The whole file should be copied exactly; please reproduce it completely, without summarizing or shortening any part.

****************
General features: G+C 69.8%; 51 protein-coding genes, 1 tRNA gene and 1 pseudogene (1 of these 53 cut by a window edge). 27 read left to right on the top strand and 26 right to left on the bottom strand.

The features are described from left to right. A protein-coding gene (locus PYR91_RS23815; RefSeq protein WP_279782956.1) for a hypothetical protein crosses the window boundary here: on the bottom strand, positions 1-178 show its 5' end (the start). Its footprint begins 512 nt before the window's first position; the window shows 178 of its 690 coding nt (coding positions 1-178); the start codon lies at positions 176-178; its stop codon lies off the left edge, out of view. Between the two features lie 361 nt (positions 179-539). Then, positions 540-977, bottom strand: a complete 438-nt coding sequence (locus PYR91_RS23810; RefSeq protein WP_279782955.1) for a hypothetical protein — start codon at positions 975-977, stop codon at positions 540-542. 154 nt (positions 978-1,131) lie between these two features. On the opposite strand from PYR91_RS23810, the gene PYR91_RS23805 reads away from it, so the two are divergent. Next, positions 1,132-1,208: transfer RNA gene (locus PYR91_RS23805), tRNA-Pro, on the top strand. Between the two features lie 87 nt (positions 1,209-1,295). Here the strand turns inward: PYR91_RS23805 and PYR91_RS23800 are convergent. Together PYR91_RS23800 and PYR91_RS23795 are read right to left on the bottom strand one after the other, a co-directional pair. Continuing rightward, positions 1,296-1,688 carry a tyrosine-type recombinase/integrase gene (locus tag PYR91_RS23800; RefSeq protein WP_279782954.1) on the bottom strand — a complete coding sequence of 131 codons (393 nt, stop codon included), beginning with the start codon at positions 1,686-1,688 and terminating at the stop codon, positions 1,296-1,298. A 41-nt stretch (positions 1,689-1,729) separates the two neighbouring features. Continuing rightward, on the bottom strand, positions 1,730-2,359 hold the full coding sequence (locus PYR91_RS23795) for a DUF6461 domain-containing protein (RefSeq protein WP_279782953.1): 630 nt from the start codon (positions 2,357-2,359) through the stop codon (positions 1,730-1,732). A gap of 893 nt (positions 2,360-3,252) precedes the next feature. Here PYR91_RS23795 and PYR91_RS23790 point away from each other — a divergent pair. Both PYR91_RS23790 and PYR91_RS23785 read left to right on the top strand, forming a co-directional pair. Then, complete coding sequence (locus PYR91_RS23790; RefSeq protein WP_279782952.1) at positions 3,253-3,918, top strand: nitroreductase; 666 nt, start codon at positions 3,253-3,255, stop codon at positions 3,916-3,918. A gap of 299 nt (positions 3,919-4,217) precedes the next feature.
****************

General features: G+C 69.8%; 51 protein-coding genes, 1 tRNA gene and 1 pseudogene (1 of these 53 cut by a window edge). 27 read left to right on the top strand and 26 right to left on the bottom strand.

The features are described from left to right. A protein-coding gene (locus PYR91_RS23815; RefSeq protein WP_279782956.1) for a hypothetical protein crosses the window boundary here: on the bottom strand, positions 1-178 show its 5' end (the start). Its footprint begins 512 nt before the window's first position; the window shows 178 of its 690 coding nt (coding positions 1-178); the start codon lies at positions 176-178; its stop codon lies off the left edge, out of view. Between the two features lie 361 nt (positions 179-539). Then, positions 540-977, bottom strand: a complete 438-nt coding sequence (locus PYR91_RS23810; RefSeq protein WP_279782955.1) for a hypothetical protein — start codon at positions 975-977, stop codon at positions 540-542. 154 nt (positions 978-1,131) lie between these two features. On the opposite strand from PYR91_RS23810, the gene PYR91_RS23805 reads away from it, so the two are divergent. Next, positions 1,132-1,208: transfer RNA gene (locus PYR91_RS23805), tRNA-Pro, on the top strand. Between the two features lie 87 nt (positions 1,209-1,295). Here the strand turns inward: PYR91_RS23805 and PYR91_RS23800 are convergent. Together PYR91_RS23800 and PYR91_RS23795 are read right to left on the bottom strand one after the other, a co-directional pair. Continuing rightward, positions 1,296-1,688 carry a tyrosine-type recombinase/integrase gene (locus tag PYR91_RS23800; RefSeq protein WP_279782954.1) on the bottom strand — a complete coding sequence of 131 codons (393 nt, stop codon included), beginning with the start codon at positions 1,686-1,688 and terminating at the stop codon, positions 1,296-1,298. A 41-nt stretch (positions 1,689-1,729) separates the two neighbouring features. Continuing rightward, on the bottom strand, positions 1,730-2,359 hold the full coding sequence (locus PYR91_RS23795) for a DUF6461 domain-containing protein (RefSeq protein WP_279782953.1): 630 nt from the start codon (positions 2,357-2,359) through the stop codon (positions 1,730-1,732). A gap of 893 nt (positions 2,360-3,252) precedes the next feature. Here PYR91_RS23795 and PYR91_RS23790 point away from each other — a divergent pair. Both PYR91_RS23790 and PYR91_RS23785 read left to right on the top strand, forming a co-directional pair. Then, complete coding sequence (locus PYR91_RS23790; RefSeq protein WP_279782952.1) at positions 3,253-3,918, top strand: nitroreductase; 666 nt, start codon at positions 3,253-3,255, stop codon at positions 3,916-3,918. A gap of 299 nt (positions 3,919-4,217) precedes the next feature.